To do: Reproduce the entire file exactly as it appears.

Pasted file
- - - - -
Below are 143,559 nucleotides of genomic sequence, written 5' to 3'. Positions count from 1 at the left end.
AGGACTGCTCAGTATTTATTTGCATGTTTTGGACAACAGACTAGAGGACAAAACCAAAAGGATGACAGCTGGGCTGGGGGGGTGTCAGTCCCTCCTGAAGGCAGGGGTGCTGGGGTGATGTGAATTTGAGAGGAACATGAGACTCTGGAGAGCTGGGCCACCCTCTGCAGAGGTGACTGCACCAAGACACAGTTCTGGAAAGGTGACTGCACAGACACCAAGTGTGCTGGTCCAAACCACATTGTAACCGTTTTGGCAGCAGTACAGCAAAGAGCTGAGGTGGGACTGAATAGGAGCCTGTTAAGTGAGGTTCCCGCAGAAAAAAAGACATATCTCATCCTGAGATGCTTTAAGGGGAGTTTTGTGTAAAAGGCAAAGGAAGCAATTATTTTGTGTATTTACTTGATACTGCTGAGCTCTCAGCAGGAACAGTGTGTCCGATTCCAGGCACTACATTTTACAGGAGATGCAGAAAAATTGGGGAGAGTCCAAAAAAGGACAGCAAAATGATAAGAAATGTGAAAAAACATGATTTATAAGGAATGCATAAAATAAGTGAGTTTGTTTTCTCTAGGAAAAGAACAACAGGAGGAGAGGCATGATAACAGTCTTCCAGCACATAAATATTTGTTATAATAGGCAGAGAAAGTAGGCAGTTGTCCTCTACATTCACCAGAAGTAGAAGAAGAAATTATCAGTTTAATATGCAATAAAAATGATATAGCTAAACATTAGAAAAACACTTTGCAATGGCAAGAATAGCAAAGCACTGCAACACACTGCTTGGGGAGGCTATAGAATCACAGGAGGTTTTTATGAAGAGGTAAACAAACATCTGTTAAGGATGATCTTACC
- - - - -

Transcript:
Below are 143,559 nucleotides of genomic sequence, written 5' to 3'. Positions count from 1 at the left end.
AGGACTGCTCAGTATTTATTTGCATGTTTTGGACAACAGACTAGAGGACAAAACCAAAAGGATGACAGCTGGGCTGGGGGGGTGTCAGTCCCTCCTGAAGGCAGGGGTGCTGGGGTGATGTGAATTTGAGAGGAACATGAGACTCTGGAGAGCTGGGCCACCCTCTGCAGAGGTGACTGCACCAAGACACAGTTCTGGAAAGGTGACTGCACAGACACCAAGTGTGCTGGTCCAAACCACATTGTAACCGTTTTGGCAGCAGTACAGCAAAGAGCTGAGGTGGGACTGAATAGGAGCCTGTTAAGTGAGGTTCCCGCAGAAAAAAAGACATATCTCATCCTGAGATGCTTTAAGGGGAGTTTTGTGTAAAAGGCAAAGGAAGCAATTATTTTGTGTATTTACTTGATACTGCTGAGCTCTCAGCAGGAACAGTGTGTCCGATTCCAGGCACTACATTTTACAGGAGATGCAGAAAAATTGGGGAGAGTCCAAAAAAGGACAGCAAAATGATAAGAAATGTGAAAAAACATGATTTATAAGGAATGCATAAAATAAGTGAGTTTGTTTTCTCTAGGAAAAGAACAACAGGAGGAGAGGCATGATAACAGTCTTCCAGCACATAAATATTTGTTATAATAGGCAGAGAAAGTAGGCAGTTGTCCTCTACATTCACCAGAAGTAGAAGAAGAAATTATCAGTTTAATATGCAATAAAAATGATATAGCTAAACATTAGAAAAACACTTTGCAATGGCAAGAATAGCAAAGCACTGCAACACACTGCTTGGGGAGGCTATAGAATCACAGGAGGTTTTTATGAAGAGGTAAACAAACATCTGTTAAGGATGATCTTACC